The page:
Martin: Well, I think one thing we have to remember is we're in bean month and we're going to find that our bean crop is not going to be as good as we originally thought. Last year at this time you had new crop sales coming in by China, pretty aggressive, they were setting a record. Well, now they're outdoing that pace and I believe problems are big in China and they're going to continue to take the beans. They are booking the beans but I think they're going to take them and that was a surprise to the trade this year. They thought that as soon as South America's crop came on in January to February or March that we would see cancellations and we never did. Now, in the meantime, of course, we had some other extenuating situations but we're back into a La Nina also. And La Nina is not good for South American crops normally in production and it started early this year so therefore I think we could see some situations with weather, they're already kind of seeing them, in South America in parts of Argentina and parts of Brazil.
Martin: In the meantime, the USDA I think is planning that Brazil and South America is going to step up and steal some of our thunder this next year but I don't think it's going to be quite like that. I think that the demand is going to be good. I think our world economies are going to settle down somewhere in Octoberish and we start to go into the end of the year, into next year with an up tick in our global economies. If that happens demand is going to be on the up tick for food as well and then you put that on the back side of all this weather issue that everybody has been enduring and it's not just us, you know, India has had less of a monsoon than they planned on and you've got, of course, major issues of weather so you've got production in Canada that's going to be down, China huge, huge issues and then in the meantime, of course, we've got Kazakhstan, the Ukraine and so what happens is I think that the bean market you have to look at them predicting a record bean market, or bean crop, and yet the carryout did not increase on the new crop. To me there's, of course, I don't believe the yields, so I'm thinking that carryout is going to end up coming back the other way and I think we're going to whittle away at that carryout as time goes on.
Martin: Now, it's going to take time to work our way through this and demand markets you stair step them. But in the meantime I do think we have demand markets. The bean market I think will ebb and flow itself but I do think that we have reasons to take the beans up to these levels and take a look on the November beans the $10.99 level. Once we get to that level we may exceed it by a little bit and then fail and start to come back. Actually corn and beans have gone nowhere, we're in the same range as we've been in since December of 2008. When you look at the hog market we've got to watch the conception rates. Now, over in the Ukraine it is my understanding that a lot of those hog facilities are cooled by watered walls that have water running down them, sort of like what you see in Oklahoma and Kansas. And that's fine as long as you don't have humidity. Well, they don't have the humidity so they may be all right as far as conception goes.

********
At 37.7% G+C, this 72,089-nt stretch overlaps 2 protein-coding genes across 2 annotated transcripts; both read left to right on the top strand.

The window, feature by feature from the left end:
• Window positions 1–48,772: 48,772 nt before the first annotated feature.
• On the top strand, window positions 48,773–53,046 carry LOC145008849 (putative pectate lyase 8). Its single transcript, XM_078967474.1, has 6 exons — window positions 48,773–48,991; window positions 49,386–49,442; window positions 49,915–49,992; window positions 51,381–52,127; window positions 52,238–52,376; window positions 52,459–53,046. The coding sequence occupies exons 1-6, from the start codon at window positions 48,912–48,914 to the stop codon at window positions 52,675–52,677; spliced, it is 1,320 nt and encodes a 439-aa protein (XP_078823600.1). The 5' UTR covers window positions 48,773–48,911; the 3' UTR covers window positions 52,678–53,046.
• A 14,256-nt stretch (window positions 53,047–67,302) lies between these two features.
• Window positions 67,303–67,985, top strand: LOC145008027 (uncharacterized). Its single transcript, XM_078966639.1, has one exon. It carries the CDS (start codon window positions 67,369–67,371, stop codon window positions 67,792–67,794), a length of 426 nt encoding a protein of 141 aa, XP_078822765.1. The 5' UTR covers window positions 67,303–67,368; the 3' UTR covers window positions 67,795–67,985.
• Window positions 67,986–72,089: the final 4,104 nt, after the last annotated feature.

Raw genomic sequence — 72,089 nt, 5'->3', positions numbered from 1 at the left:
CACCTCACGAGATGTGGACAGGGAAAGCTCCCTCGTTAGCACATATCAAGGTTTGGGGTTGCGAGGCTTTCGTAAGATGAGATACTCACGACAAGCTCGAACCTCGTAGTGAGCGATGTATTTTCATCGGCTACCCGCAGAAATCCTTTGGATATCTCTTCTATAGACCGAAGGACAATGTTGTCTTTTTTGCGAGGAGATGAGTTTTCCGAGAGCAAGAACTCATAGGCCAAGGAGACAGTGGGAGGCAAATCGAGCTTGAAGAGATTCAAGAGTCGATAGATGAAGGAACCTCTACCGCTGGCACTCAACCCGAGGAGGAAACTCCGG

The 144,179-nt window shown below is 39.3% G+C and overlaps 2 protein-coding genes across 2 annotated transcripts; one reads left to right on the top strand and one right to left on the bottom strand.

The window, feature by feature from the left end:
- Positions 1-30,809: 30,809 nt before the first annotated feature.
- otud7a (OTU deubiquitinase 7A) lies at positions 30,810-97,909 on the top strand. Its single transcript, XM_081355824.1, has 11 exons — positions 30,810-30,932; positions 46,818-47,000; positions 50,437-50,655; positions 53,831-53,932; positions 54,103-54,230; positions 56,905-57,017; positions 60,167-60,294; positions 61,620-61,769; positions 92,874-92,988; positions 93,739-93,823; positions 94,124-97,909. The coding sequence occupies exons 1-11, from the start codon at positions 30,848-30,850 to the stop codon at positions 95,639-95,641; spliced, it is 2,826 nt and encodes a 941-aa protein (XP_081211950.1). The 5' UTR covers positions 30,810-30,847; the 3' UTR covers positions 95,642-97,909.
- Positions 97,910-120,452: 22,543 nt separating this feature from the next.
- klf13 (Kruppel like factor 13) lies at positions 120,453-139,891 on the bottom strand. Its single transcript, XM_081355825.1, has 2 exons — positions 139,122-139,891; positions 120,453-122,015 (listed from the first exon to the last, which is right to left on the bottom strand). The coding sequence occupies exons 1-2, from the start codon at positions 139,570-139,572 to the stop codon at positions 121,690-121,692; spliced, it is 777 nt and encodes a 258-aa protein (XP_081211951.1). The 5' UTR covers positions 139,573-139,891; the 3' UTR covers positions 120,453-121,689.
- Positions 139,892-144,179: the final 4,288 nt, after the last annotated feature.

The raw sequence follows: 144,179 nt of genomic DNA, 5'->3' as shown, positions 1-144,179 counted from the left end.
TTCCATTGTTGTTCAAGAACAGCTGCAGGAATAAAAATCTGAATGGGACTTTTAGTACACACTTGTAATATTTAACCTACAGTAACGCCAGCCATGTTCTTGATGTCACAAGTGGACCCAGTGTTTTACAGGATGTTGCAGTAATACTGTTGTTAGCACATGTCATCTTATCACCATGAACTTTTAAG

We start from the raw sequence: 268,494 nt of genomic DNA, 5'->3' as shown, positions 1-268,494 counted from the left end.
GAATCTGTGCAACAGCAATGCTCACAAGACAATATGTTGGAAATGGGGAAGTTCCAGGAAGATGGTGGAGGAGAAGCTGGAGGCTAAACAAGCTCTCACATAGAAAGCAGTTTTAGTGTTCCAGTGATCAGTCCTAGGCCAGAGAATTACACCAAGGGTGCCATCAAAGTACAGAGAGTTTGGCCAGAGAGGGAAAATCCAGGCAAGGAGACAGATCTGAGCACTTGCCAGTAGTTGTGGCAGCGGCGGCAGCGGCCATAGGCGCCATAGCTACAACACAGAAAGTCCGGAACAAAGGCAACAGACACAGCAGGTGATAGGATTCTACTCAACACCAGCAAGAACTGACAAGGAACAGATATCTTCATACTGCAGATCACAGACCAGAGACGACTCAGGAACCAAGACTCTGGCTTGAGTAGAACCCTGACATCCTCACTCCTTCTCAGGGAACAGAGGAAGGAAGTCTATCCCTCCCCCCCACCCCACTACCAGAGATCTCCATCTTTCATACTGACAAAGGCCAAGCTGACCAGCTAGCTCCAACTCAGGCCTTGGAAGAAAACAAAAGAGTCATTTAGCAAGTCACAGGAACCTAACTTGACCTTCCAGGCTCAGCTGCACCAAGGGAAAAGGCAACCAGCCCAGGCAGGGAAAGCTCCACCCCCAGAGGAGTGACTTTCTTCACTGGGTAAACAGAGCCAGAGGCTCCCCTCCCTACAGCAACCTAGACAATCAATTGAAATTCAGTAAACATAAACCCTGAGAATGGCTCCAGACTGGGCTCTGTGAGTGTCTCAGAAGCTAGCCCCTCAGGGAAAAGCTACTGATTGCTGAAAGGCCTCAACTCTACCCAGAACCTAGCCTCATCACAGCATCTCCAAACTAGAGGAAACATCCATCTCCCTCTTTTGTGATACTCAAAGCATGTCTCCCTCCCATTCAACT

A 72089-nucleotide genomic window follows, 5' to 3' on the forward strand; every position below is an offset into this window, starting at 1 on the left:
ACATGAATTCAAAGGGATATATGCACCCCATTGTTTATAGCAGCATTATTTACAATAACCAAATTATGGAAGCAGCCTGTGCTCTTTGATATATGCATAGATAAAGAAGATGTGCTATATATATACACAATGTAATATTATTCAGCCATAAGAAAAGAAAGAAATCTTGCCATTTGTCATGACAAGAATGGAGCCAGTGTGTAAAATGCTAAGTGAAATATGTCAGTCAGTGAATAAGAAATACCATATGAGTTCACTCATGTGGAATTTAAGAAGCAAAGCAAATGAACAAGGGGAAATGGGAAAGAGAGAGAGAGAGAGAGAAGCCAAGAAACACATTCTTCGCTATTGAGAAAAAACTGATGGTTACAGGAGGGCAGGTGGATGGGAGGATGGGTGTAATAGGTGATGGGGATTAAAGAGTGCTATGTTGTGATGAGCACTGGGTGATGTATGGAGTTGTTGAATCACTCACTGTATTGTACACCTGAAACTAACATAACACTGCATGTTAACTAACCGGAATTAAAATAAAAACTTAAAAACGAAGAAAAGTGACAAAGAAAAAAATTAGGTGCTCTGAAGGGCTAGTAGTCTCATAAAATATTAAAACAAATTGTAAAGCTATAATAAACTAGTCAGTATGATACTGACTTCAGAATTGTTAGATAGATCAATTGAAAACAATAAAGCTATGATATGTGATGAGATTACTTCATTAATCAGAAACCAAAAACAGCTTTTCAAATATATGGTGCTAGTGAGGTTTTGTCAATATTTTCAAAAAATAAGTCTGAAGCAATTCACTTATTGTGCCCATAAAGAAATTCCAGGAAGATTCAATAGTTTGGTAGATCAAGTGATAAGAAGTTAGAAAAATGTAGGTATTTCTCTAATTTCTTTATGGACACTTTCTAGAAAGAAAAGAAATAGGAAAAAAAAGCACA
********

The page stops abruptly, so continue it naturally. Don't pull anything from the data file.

Martin: In the U.S. we've got high humidity and it's a wonder of how these conception rates are going to be and we won't know that until we get more into next year and towards spring. And to see these pigs per litter how was the farrowings. I have a sneaking hunch we're going to find that conception rates aren't as good. I'm hearing the same thing in the cow calf herds and dairies where they are complaining because their conception rates are not good. And, of course, the poor quality corn that has been going into them. The producer needs to see a good market next year and I think we're going to see it. The U.S. is the biggest exporter of beef in the world and yet our numbers are contracting greatly. We're a little more efficient, we're putting more weight on that animal but in the meantime we're still the number one exporter in the world and the rest of the world hasn't done that turn around to get caught up to start coming back because everybody cut back so hard.
Martin: In the meantime, if economies do start to grow you're going to have a huge demand for meat and then on top of it the pork and, of course, the Ukraine loves pork and so does Russia and poultry, I bet they've lost numbers of chickens over there and I think you're going to see a huge demand for pork. Originally we thought USDA is predicting more pork for next year but yet our stocks are so tight in the U.S. domestically that we're going to need more numbers and I think we're going to be competing with the world.
Pearson: Sue Martin, appreciate you joining us this week for Market Plus, appreciate your insights. A quick reminder, if you enjoy Market to Market on the Web make sure it's on your local public television station, available to all of your friends, neighbors, lenders, lawyers and friends. You can do that simply by calling your local public television program director and say we really like Market to Market on the Internet and we'd like to see it on your station, could you make that happen. And I can guarantee you they will do everything they can to put it on. Thanks for joining us. For all of us on Market to Market, I'm Mark Pearson. Have a great week.